Love in the time of handhelds
Modern romance may not have a manual, but it has its own dictionary. New words are added to it every day, courtesy the way millennials date, mate and separate. Hanging out has replaced dating, tuning is the code for 'hitting on', slow fade is when the relationship suddenly fizzles and fades and breadcrumbing is the new flirting. Then there's ghosting, ummfriend, exing - and many more that are being added to the romance roster.
Now, the notion of love gets a turnaround every half a decade or so. But this time around, psychologist and relationship counselor Dr. Rachna K Singh says there's a "complete flip over, a 360-degree shift in the way we look at relationships". Singh says, "The 18-30 bracket has changed the love rules. Monogamy is not highly rated, marriages are not built to last, there's a steady outgrowing of partners, fewer taboos, even fewer boundaries. And of late, I see involvement in multiple relationships to satisfy various needs: physical, emotional and intellectual from different partners."
Romance is dead, long live romance
The dawn of couple hashtags is a watershed moment in romance. Says radio jockey Rahil Mehta, "Romance today is all about taking PDA to a new level altogether. Today, we believe in flaunting our partner. Gone are the days when a girl/boy would hide her feelings for someone special. It's all out in the open for people to see. Now, everyone wants to Instagram or Snapchat every moment spent with their partner."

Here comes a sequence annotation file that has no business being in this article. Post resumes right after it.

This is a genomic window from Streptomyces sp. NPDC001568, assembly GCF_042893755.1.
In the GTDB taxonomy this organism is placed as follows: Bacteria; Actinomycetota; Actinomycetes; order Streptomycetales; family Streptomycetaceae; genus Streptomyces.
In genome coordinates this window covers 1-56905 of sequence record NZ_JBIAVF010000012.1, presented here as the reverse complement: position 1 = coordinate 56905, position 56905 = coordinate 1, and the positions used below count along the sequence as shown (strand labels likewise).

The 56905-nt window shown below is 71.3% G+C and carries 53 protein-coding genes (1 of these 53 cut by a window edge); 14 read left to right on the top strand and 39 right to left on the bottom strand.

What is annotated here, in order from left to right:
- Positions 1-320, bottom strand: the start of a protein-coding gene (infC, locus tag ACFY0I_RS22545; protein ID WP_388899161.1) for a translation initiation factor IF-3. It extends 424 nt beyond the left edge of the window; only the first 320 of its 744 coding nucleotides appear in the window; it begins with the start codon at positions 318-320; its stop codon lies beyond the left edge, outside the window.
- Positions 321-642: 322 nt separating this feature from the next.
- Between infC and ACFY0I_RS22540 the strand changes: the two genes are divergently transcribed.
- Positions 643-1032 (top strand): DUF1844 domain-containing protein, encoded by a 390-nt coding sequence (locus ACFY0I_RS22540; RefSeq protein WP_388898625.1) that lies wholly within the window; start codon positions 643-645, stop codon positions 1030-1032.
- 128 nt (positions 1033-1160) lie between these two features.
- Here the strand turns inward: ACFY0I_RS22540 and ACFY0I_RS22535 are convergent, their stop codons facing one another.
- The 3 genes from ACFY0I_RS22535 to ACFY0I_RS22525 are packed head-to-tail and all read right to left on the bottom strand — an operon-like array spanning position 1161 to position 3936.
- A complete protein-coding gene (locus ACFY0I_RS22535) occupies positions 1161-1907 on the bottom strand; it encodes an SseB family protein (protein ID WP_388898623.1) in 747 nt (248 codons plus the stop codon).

In his book, Modern Romance, comedian and actor Aziz Ansari collaborates with sociologist Eric Klinenberg to understand the mechanics and machinations of romance today. In an article on NYU website, Klinenberg said: "There's this period of life that generations before us simply did not have: never before have people been able to spend their 20s and a good part of their 30s single, dating lots of people, experimenting in their careers and 'playing' at being adults."
In an article in Time, Ansari says, "Today, if you own a smartphone, you're carrying a 24-7 singles bar in your pocket." Stand-up comic Kenneth Sebastian feels that we are losing the basic social experiences that made love that much more enjoyable. "The world was less connected before and that created longing. The more people we are 'capable' of meeting through the internet, the less value you might have for the person you are currently meeting," he says. But he's quick to point out the advantages: you do get to meet more interesting people and hear their stories.